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Trust Cannot be Surged – Challenges of Naval Forward Presence

Open Panel

Abstract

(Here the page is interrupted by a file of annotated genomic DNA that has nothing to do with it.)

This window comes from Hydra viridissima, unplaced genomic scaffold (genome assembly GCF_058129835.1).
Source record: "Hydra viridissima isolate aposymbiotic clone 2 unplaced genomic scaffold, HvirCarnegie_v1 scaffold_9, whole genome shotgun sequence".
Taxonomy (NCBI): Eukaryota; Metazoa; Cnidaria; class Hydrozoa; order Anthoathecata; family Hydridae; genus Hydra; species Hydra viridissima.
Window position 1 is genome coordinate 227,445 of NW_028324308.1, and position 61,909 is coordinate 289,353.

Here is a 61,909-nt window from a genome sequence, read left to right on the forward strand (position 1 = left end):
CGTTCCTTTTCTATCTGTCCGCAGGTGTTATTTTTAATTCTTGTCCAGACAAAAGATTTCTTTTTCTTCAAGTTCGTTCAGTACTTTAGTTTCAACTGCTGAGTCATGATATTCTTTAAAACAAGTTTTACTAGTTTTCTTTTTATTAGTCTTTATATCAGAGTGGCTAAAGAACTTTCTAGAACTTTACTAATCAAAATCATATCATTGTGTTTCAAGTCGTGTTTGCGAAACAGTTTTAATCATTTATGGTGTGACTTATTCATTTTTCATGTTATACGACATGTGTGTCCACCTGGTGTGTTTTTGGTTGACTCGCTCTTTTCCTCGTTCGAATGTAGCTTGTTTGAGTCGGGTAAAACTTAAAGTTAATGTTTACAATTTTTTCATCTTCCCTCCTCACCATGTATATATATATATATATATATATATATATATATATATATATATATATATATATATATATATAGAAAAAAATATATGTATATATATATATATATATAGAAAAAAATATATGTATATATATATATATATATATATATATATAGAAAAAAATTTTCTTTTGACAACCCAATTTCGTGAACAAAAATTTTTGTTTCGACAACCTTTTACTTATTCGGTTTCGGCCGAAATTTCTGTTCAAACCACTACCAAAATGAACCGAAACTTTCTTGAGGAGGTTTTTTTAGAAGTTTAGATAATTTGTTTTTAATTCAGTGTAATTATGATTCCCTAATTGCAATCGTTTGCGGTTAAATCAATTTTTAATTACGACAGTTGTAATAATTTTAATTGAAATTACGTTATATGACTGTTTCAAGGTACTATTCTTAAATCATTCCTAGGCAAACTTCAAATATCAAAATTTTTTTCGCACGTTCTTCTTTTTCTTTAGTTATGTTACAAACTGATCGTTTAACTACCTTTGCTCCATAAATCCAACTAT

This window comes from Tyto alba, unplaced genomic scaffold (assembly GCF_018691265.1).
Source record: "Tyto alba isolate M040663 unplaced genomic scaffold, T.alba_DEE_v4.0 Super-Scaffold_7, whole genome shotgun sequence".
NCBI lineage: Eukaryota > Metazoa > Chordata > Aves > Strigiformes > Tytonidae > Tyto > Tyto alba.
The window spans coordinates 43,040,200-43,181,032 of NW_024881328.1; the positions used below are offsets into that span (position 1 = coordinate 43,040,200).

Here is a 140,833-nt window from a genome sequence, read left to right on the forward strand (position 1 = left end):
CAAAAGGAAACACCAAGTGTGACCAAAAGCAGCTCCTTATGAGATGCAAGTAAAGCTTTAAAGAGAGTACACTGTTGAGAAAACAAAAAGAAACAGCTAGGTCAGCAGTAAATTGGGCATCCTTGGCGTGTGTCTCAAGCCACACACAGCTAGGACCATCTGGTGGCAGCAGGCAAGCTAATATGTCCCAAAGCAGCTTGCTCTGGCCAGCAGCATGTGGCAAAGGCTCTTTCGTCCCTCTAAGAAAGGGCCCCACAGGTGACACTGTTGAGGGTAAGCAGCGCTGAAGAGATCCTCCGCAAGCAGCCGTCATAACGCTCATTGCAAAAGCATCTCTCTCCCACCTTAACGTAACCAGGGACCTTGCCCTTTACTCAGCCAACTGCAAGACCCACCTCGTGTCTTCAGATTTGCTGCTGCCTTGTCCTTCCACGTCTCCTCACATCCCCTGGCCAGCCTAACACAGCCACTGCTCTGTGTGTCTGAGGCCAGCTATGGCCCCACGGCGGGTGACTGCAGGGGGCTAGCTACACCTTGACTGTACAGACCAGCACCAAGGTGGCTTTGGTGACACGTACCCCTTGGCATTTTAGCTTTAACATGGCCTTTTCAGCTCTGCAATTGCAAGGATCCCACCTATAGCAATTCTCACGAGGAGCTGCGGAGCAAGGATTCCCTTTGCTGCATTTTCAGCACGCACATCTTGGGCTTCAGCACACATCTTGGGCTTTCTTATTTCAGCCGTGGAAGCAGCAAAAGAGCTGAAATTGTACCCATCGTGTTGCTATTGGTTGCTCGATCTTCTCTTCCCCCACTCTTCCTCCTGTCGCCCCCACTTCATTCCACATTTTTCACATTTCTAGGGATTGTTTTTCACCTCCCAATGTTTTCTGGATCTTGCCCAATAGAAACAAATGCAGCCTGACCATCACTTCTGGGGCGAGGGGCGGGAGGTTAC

“Forward presence” is one of the core missions of the U.S. Navy (USN) and an important tool of U.S. foreign policy to monitor and influence events. In reaction to the North Korean aggression in November 2010, forward USN forces carried out joint naval exercises with South Korea in the Yellow Sea, to show force, deter an escalation, and underline support. After the incident, some even called for an increased permanent presence in the surrounding waters. But it is increasingly difficult to maintain global presence, burdened with financial restrictions and the lowest number of vessels since World War II. While forward presence has been regarded as vital for peace and security the status-quo is endangered. This challenging situation fosters the fear that fewer ships, less presence, lower budgets, and increasing competition will ultimately lead to a loss in U.S. dominance over the world’s oceans. The current maritime geopolitical environment -- shaped fundamentally by the growing power of China and India, the rapid build-up of the Chinese People’s Liberation Army Navy, and the increasing strategic importance of the larger Indian Ocean region -- constitutes the new realities the U.S. faces. This paper addresses possible consequences of reduced U.S. forward presence. How can U.S. interests and power be protected? How can allies and friends be assured of U.S. support? Can the U.S. security umbrella in Asia be maintained? How can cooperation be fostered in the maritime sector? The paper begins with the evolution of forward presence and proceeds to discuss benefits and challenges especially pertaining to the Indo-Pacific commons. It further analyzes possible maritime cooperation with India and China, who together with the U.S. will in all likelihood determine the future geostrategic trajectories of the region.